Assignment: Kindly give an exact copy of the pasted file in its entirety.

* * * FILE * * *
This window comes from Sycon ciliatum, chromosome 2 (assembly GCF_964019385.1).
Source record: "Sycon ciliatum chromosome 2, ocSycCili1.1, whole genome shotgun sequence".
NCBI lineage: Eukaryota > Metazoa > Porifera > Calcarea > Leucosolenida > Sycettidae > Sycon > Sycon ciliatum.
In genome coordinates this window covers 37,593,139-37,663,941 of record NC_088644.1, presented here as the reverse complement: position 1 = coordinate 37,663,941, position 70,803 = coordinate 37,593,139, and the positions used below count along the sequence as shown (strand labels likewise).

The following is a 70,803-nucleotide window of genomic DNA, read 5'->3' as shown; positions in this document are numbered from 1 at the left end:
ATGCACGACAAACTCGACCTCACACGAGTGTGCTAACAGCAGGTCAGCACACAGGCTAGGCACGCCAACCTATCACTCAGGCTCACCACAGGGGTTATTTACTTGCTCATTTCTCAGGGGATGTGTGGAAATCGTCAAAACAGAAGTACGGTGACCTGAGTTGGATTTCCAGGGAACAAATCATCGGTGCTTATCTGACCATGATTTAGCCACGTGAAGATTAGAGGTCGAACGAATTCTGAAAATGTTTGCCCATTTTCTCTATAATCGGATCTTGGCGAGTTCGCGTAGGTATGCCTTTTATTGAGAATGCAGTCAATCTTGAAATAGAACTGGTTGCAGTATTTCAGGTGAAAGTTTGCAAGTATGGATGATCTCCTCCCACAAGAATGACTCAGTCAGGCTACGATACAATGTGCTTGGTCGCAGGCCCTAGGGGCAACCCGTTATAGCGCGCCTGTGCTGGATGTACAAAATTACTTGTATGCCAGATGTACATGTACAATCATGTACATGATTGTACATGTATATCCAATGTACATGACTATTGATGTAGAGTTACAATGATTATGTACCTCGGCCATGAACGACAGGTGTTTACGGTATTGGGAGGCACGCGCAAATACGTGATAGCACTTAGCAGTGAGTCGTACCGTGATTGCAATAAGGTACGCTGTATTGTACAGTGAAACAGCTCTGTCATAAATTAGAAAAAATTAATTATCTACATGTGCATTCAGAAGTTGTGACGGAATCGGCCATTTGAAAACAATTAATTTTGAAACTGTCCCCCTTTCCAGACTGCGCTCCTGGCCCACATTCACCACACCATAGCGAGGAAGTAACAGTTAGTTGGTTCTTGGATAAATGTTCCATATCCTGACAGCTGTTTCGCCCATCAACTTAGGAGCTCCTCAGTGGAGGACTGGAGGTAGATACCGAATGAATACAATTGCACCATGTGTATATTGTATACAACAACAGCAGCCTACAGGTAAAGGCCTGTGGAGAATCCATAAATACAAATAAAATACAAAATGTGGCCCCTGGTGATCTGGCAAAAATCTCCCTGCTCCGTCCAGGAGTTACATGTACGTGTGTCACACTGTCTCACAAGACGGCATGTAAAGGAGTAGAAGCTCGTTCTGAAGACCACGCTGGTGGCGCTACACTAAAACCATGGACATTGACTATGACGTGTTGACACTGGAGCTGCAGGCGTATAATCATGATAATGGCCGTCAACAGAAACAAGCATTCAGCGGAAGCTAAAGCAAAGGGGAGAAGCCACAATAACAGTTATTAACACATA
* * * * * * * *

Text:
This window comes from Sycon ciliatum, chromosome 2 (assembly GCF_964019385.1).
Source record: "Sycon ciliatum chromosome 2, ocSycCili1.1, whole genome shotgun sequence".
NCBI lineage: Eukaryota > Metazoa > Porifera > Calcarea > Leucosolenida > Sycettidae > Sycon > Sycon ciliatum.
In genome coordinates this window covers 37,593,139-37,663,941 of record NC_088644.1, presented here as the reverse complement: position 1 = coordinate 37,663,941, position 70,803 = coordinate 37,593,139, and the positions used below count along the sequence as shown (strand labels likewise).

The following is a 70,803-nucleotide window of genomic DNA, read 5'->3' as shown; positions in this document are numbered from 1 at the left end:
ATGCACGACAAACTCGACCTCACACGAGTGTGCTAACAGCAGGTCAGCACACAGGCTAGGCACGCCAACCTATCACTCAGGCTCACCACAGGGGTTATTTACTTGCTCATTTCTCAGGGGATGTGTGGAAATCGTCAAAACAGAAGTACGGTGACCTGAGTTGGATTTCCAGGGAACAAATCATCGGTGCTTATCTGACCATGATTTAGCCACGTGAAGATTAGAGGTCGAACGAATTCTGAAAATGTTTGCCCATTTTCTCTATAATCGGATCTTGGCGAGTTCGCGTAGGTATGCCTTTTATTGAGAATGCAGTCAATCTTGAAATAGAACTGGTTGCAGTATTTCAGGTGAAAGTTTGCAAGTATGGATGATCTCCTCCCACAAGAATGACTCAGTCAGGCTACGATACAATGTGCTTGGTCGCAGGCCCTAGGGGCAACCCGTTATAGCGCGCCTGTGCTGGATGTACAAAATTACTTGTATGCCAGATGTACATGTACAATCATGTACATGATTGTACATGTATATCCAATGTACATGACTATTGATGTAGAGTTACAATGATTATGTACCTCGGCCATGAACGACAGGTGTTTACGGTATTGGGAGGCACGCGCAAATACGTGATAGCACTTAGCAGTGAGTCGTACCGTGATTGCAATAAGGTACGCTGTATTGTACAGTGAAACAGCTCTGTCATAAATTAGAAAAAATTAATTATCTACATGTGCATTCAGAAGTTGTGACGGAATCGGCCATTTGAAAACAATTAATTTTGAAACTGTCCCCCTTTCCAGACTGCGCTCCTGGCCCACATTCACCACACCATAGCGAGGAAGTAACAGTTAGTTGGTTCTTGGATAAATGTTCCATATCCTGACAGCTGTTTCGCCCATCAACTTAGGAGCTCCTCAGTGGAGGACTGGAGGTAGATACCGAATGAATACAATTGCACCATGTGTATATTGTATACAACAACAGCAGCCTACAGGTAAAGGCCTGTGGAGAATCCATAAATACAAATAAAATACAAAATGTGGCCCCTGGTGATCTGGCAAAAATCTCCCTGCTCCGTCCAGGAGTTACATGTACGTGTGTCACACTGTCTCACAAGACGGCATGTAAAGGAGTAGAAGCTCGTTCTGAAGACCACGCTGGTGGCGCTACACTAAAACCATGGACATTGACTATGACGTGTTGACACTGGAGCTGCAGGCGTATAATCATGATAATGGCCGTCAACAGAAACAAGCATTCAGCGGAAGCTAAAGCAAAGGGGAGAAGCCACAATAACAGTTATTAACACATA